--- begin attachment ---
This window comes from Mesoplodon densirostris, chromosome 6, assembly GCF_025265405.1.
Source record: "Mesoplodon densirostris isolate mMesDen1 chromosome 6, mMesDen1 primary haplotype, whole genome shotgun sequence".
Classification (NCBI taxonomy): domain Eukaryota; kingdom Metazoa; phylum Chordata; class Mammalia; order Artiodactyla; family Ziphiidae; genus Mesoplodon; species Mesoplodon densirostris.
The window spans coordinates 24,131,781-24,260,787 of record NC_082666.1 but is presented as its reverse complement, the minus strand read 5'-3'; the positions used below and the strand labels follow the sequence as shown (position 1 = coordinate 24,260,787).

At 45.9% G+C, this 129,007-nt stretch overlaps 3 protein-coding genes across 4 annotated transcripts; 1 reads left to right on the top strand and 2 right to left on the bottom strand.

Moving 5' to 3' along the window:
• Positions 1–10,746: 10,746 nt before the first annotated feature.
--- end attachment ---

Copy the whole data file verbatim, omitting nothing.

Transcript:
This window comes from Mesoplodon densirostris, chromosome 6, assembly GCF_025265405.1.
Source record: "Mesoplodon densirostris isolate mMesDen1 chromosome 6, mMesDen1 primary haplotype, whole genome shotgun sequence".
Classification (NCBI taxonomy): domain Eukaryota; kingdom Metazoa; phylum Chordata; class Mammalia; order Artiodactyla; family Ziphiidae; genus Mesoplodon; species Mesoplodon densirostris.
The window spans coordinates 24,131,781-24,260,787 of record NC_082666.1 but is presented as its reverse complement, the minus strand read 5'-3'; the positions used below and the strand labels follow the sequence as shown (position 1 = coordinate 24,260,787).

At 45.9% G+C, this 129,007-nt stretch overlaps 3 protein-coding genes across 4 annotated transcripts; 1 reads left to right on the top strand and 2 right to left on the bottom strand.

Moving 5' to 3' along the window:
• Positions 1–10,746: 10,746 nt before the first annotated feature.